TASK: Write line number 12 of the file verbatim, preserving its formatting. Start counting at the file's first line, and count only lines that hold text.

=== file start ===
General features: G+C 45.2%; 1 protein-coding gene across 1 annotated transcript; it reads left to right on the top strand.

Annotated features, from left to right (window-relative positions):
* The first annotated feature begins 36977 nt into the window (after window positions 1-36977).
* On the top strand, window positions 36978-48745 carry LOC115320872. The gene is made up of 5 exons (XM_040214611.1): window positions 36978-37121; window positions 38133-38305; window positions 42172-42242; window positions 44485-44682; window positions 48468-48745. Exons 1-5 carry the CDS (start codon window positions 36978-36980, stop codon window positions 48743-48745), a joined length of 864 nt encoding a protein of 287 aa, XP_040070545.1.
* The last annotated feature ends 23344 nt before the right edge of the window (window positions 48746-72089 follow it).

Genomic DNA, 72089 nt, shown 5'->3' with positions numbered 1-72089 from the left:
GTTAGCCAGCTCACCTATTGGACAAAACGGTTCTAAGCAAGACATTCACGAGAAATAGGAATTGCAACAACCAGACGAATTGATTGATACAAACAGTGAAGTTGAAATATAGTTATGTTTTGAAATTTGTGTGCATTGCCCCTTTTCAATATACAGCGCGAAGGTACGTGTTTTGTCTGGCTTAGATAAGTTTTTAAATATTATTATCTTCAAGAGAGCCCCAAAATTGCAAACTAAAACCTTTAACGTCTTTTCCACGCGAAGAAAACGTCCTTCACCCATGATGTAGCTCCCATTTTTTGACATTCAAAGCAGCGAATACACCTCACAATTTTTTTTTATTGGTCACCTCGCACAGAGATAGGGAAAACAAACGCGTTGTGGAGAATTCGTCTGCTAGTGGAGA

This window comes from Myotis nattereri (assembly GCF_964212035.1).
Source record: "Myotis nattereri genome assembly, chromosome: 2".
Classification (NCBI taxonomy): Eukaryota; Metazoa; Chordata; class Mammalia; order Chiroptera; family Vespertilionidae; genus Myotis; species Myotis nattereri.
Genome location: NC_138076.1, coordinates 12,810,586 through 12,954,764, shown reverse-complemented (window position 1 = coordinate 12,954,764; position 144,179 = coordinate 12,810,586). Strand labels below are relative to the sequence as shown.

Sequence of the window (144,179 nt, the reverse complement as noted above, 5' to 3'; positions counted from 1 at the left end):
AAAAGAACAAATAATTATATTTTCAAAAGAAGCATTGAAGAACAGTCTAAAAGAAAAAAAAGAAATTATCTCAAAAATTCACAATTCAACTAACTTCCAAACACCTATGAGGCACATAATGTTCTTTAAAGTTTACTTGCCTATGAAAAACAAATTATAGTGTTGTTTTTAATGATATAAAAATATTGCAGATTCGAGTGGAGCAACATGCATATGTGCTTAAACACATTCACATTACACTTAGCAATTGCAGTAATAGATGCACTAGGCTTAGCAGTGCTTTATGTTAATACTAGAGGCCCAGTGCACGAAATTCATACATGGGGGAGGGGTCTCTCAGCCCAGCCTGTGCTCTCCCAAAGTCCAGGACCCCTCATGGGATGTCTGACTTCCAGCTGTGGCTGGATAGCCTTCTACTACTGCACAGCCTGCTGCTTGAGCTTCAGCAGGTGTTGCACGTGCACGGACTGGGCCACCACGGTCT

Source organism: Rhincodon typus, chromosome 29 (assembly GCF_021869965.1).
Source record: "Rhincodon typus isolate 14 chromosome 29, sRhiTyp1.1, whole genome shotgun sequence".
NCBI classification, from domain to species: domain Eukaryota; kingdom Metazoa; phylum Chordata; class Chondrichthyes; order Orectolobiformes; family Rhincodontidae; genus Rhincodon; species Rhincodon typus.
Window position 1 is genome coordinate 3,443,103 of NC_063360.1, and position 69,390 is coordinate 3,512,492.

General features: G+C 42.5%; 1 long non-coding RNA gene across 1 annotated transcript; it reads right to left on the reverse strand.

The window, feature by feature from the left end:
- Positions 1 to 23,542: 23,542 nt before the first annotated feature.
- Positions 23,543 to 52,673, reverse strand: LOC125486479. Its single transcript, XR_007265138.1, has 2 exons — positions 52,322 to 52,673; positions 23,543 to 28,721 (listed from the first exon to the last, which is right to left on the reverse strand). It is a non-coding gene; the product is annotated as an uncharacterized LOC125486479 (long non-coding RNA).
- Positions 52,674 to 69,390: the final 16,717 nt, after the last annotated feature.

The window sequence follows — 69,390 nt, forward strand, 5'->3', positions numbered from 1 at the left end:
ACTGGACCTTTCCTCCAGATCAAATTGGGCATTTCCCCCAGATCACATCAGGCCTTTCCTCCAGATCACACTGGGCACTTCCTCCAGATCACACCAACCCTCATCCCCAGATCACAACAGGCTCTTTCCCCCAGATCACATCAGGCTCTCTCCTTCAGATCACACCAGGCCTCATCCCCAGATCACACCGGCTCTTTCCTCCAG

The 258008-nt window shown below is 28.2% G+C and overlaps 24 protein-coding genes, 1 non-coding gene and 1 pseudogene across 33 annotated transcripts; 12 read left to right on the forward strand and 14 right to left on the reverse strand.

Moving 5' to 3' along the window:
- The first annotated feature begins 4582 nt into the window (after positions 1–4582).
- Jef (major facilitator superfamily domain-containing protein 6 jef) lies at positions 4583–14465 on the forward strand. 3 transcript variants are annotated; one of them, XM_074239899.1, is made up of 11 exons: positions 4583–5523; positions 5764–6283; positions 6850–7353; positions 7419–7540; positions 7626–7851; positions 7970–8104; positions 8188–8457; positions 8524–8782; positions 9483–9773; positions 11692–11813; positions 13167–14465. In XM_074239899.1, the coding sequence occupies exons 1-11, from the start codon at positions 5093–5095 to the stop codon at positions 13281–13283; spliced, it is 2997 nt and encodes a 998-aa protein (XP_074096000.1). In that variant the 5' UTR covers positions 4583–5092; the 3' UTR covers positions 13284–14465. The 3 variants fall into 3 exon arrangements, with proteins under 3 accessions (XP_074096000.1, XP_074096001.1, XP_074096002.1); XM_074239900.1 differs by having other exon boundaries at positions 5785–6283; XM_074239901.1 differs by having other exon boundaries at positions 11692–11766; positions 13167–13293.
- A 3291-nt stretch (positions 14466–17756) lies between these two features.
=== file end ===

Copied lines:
Sequence of the window (144,179 nt, the reverse complement as noted above, 5' to 3'; positions counted from 1 at the left end):